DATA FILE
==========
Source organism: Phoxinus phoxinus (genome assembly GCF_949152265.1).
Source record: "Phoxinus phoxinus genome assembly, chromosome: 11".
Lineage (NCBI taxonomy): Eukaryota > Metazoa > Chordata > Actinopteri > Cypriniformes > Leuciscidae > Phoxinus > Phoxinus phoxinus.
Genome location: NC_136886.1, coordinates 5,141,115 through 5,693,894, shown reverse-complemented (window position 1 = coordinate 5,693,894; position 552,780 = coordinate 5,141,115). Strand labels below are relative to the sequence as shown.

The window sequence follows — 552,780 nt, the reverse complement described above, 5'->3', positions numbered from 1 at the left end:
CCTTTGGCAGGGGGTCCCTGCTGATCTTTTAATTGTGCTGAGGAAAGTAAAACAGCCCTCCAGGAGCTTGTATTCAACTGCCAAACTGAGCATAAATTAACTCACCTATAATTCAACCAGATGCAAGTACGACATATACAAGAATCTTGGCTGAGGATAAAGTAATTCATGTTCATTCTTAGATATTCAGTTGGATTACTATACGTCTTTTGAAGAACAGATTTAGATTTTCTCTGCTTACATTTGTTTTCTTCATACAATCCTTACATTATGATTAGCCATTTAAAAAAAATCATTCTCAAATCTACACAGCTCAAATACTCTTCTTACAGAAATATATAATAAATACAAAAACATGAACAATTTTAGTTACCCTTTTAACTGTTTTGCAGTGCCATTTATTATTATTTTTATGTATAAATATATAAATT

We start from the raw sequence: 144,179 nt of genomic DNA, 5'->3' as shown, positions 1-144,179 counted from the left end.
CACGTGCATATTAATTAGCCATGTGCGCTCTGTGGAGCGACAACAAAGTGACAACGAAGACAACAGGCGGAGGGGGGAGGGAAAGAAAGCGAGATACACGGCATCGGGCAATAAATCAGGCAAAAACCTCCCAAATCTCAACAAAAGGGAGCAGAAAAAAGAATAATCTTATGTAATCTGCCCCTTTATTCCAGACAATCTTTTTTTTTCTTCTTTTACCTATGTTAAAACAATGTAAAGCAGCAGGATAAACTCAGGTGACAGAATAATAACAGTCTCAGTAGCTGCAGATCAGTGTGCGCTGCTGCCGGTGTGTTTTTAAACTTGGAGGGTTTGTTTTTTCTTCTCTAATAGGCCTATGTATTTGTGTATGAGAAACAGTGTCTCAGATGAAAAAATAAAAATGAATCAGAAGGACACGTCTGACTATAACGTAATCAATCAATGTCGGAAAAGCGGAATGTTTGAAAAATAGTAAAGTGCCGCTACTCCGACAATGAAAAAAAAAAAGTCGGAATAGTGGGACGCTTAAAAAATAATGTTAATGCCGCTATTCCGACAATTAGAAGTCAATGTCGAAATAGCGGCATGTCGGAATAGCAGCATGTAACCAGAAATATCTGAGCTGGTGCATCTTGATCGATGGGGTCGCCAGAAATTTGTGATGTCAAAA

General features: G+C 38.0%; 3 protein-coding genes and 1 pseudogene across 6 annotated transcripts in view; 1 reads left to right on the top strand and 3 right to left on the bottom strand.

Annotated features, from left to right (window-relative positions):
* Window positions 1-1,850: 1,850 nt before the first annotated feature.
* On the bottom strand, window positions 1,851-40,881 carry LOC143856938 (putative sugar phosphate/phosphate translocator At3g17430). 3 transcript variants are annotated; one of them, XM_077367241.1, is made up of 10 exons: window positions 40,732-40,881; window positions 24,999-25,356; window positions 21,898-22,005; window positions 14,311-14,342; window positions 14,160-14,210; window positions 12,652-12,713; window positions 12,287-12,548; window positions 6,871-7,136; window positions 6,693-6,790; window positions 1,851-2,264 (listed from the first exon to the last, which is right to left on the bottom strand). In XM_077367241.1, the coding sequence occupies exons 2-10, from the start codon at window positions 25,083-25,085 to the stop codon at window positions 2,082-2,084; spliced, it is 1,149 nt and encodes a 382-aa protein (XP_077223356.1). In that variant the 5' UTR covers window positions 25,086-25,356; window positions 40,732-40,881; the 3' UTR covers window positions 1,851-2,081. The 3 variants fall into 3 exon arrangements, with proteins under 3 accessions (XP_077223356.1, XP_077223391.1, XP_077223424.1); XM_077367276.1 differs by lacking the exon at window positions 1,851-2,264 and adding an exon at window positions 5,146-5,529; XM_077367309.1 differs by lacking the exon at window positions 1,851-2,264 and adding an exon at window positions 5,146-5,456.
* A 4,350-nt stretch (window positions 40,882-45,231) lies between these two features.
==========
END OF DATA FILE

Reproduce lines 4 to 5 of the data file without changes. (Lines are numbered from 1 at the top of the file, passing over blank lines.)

Genome location: NC_136886.1, coordinates 5,141,115 through 5,693,894, shown reverse-complemented (window position 1 = coordinate 5,693,894; position 552,780 = coordinate 5,141,115). Strand labels below are relative to the sequence as shown.

The window sequence follows — 552,780 nt, the reverse complement described above, 5'->3', positions numbered from 1 at the left end: